Do they not have any need to collect pollen because there’s no brood to be reared?
That’s scuppered my queen rearing plans for the season ahead … is it too late to order a couple more nucs?
Is it too early in the season to unite them and at least use the surviving bees?
Should I have a quick look in the centre of the cluster?
Should I wait until tomorrow when the weather is looking a little better? 10
This went on for the better part of a week. The weather was not great, but was steadily improving. I was working outside much of the day.
The flying colony continued to fly. There was ample evidence they were rearing brood.
The non-flying colony just sat there and sulked 🙁
And then, on the penultimate day of February, out they came …
The day was no warmer than the preceding one, it was certainly no sunnier. If anything it was actually a bit worse.
But the bees came out as though someone had uncorked a bottle 🙂
First a couple around midday, then a dozen or two by 1pm and finally reaching a few hundred by 2pm (just after the picture above was taken 11 ).
Almost all the flying bees appeared to be taking orientation flights. Only a very few were collecting pollen.
And from that point on it’s been a case of ‘normal service is resumed’.
The colonies have continued to fly on the
good less bad days. Both colonies are busy with the gorse pollen. Both – by the look of the trays under the OMF 12 – are rearing reasonable amounts of brood.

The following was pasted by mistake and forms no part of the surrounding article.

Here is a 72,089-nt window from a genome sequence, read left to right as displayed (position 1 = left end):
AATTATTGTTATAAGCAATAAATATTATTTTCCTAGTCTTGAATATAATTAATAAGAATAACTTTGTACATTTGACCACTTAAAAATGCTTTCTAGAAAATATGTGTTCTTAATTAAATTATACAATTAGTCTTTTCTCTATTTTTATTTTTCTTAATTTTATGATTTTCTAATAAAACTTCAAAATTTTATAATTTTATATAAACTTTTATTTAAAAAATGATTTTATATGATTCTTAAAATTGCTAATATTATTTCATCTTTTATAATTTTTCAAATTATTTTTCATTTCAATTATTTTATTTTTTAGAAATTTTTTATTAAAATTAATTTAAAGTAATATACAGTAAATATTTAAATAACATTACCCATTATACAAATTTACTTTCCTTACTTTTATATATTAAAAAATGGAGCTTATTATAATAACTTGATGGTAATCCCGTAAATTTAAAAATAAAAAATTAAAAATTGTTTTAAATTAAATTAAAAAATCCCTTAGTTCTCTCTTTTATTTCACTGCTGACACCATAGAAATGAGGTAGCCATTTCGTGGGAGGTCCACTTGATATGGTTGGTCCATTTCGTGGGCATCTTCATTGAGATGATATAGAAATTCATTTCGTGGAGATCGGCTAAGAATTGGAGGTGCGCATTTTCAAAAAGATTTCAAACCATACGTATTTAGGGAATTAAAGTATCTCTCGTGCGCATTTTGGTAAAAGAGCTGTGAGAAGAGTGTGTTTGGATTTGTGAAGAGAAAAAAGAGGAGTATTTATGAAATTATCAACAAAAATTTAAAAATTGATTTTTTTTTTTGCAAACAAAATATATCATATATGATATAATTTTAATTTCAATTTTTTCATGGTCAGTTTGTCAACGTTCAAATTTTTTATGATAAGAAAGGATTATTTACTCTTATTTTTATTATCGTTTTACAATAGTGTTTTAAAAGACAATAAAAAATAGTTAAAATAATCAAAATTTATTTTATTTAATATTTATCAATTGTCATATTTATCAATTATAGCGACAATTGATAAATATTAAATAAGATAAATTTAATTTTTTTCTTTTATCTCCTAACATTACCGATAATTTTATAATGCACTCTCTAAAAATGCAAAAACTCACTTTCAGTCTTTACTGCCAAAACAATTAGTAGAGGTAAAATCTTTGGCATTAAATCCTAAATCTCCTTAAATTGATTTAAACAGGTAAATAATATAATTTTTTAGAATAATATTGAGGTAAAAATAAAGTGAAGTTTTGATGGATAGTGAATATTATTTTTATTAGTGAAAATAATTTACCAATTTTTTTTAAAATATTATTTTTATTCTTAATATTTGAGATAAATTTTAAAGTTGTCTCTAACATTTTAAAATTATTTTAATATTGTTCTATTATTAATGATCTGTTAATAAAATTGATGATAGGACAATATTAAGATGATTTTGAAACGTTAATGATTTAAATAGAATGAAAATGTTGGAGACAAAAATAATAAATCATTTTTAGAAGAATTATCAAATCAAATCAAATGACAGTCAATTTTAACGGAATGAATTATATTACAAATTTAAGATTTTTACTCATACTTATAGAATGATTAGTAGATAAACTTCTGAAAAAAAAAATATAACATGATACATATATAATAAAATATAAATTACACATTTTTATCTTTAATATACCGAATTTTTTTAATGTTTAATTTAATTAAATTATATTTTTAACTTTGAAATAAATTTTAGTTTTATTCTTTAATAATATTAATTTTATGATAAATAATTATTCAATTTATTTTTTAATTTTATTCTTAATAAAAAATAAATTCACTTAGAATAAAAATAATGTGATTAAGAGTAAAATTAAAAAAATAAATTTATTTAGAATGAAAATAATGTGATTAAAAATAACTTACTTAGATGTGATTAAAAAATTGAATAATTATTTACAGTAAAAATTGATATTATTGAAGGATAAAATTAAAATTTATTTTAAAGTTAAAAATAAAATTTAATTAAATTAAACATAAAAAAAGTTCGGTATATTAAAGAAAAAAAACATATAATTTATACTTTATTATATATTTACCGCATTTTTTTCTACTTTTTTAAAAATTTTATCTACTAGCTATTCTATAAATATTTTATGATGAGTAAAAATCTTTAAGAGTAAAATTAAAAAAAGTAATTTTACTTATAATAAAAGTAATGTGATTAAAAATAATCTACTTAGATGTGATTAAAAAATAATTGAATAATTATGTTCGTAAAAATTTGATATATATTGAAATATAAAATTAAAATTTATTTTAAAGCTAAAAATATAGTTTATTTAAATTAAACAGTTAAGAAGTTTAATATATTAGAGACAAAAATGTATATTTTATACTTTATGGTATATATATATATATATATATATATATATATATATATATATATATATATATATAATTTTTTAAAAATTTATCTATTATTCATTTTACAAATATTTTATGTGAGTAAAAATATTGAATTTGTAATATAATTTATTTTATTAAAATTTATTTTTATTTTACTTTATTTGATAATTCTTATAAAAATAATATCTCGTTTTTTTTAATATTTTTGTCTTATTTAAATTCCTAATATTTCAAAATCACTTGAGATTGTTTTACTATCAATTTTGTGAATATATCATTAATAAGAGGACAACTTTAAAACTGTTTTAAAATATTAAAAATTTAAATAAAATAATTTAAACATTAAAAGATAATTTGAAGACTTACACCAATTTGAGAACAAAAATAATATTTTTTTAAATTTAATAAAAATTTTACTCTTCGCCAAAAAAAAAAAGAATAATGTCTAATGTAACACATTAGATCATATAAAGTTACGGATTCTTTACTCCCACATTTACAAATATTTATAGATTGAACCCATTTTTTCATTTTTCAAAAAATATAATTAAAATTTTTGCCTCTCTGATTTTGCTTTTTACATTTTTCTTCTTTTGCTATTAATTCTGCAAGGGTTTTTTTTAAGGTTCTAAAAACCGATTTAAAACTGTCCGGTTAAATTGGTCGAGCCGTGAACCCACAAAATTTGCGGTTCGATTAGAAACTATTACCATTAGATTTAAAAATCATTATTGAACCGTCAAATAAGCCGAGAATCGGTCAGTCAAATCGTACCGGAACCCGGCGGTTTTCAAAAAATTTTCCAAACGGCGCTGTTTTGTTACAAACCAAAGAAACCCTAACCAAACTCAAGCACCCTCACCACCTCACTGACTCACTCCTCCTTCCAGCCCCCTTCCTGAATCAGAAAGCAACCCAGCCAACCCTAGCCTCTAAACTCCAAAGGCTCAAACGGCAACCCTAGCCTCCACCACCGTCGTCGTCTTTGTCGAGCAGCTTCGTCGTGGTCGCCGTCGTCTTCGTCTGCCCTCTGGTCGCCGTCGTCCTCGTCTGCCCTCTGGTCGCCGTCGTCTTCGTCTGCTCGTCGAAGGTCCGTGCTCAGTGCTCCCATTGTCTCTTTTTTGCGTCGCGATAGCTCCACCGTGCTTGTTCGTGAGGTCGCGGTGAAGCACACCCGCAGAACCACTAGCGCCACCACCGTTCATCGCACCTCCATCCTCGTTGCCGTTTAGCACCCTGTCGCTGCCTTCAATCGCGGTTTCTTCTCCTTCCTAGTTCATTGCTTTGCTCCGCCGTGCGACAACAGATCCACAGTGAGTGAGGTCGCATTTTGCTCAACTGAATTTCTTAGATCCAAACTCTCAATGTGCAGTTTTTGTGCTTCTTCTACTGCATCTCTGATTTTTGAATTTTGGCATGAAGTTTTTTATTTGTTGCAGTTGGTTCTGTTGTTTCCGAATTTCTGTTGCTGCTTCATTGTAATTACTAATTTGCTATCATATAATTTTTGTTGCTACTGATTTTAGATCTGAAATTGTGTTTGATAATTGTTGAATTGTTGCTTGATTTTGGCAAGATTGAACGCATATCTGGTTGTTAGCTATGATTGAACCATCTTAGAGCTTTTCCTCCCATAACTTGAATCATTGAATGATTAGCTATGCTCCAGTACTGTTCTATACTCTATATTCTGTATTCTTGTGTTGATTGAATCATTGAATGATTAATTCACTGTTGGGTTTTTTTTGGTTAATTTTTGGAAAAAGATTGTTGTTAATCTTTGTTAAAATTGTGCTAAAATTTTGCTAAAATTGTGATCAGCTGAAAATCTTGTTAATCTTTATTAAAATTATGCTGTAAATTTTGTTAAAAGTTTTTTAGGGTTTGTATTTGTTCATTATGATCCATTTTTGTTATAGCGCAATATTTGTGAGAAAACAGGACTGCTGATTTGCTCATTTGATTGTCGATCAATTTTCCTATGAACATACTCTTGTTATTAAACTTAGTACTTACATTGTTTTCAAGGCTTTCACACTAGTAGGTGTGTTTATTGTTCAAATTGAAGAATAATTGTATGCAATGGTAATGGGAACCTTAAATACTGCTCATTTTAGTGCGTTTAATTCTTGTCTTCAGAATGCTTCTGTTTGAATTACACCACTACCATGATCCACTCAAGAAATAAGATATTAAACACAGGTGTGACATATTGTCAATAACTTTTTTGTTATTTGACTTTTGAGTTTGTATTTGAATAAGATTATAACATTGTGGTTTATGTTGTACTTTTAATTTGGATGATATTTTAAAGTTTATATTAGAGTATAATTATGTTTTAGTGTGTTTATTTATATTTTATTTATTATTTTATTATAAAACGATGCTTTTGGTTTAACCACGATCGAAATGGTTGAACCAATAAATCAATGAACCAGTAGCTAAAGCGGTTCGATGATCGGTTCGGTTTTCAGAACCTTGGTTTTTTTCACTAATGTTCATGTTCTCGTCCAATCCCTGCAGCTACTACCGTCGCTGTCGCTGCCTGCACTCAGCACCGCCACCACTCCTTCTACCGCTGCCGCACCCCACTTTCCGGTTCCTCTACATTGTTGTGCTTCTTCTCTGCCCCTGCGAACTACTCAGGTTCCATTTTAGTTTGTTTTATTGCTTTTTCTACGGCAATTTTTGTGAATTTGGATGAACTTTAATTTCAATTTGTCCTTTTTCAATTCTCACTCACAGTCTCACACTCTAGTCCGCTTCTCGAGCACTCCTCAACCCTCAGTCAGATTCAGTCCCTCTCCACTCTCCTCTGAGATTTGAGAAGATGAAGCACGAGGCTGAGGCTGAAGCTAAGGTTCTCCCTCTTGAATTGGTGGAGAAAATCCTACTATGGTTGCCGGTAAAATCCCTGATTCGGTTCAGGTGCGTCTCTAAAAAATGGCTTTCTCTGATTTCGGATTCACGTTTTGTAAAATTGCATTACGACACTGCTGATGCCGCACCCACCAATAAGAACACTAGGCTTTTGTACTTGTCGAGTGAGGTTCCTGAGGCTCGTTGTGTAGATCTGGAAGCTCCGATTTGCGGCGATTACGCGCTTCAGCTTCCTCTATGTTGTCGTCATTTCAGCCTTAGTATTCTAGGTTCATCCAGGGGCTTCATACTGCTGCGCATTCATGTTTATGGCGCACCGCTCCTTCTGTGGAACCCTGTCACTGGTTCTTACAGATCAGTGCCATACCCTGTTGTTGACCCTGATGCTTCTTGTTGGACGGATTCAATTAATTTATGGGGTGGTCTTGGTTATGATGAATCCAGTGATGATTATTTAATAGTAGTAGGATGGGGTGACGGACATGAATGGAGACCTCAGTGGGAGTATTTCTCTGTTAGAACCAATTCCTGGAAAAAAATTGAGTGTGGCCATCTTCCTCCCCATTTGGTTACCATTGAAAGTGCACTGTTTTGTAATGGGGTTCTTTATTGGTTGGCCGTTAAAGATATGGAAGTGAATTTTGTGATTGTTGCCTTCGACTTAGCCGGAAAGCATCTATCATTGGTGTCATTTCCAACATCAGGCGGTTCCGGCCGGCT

Why the sulking?
Both my west coast colonies were obtained from the same source, though I know the queens are from different lineages. I suspect the fact that one was flying well before the other simply reflects differences in their genetics.
It’s notable that after the first day or two of strong flying activity, both colonies have quietened down significantly. The proportion of bees taking orientation flights compared with foragers has decreased significantly.
I interpret that burst of flying activity as a mix of new bees taking their first flights and older bees reorienting after a long period confined to the hive.
I’m no longer worried that the queen failed in midwinter 🙂
Patience, young grasshopper
This trivial example is just one of many where the beekeeper has to wait for the bees.
You can’t rush them.
They will go at their own pace and, usually (or possibly even, almost always) it will work out OK.
I was concerned about that apparently inactive colony. Had I intervened I would have done more harm than good.
Since there was little I could do that would constructively help the situation I simply had to wait.
Which made me think about other examples where waiting is usually the best policy in beekeeping.
I’ve given a couple of talks recently on queen rearing and am already well-advanced with my own plans for the season.
Queen rearing involves several key events, all of which must more or less coincide. The colony (and other colonies in the region) must have sexually mature drones present. There really needs to be a good nectar flow to ensure the developing queens are well nourished. Finally, the weather must be suitable for queen mating.
Again, you can’t rush these things. You might have no influence on them at all …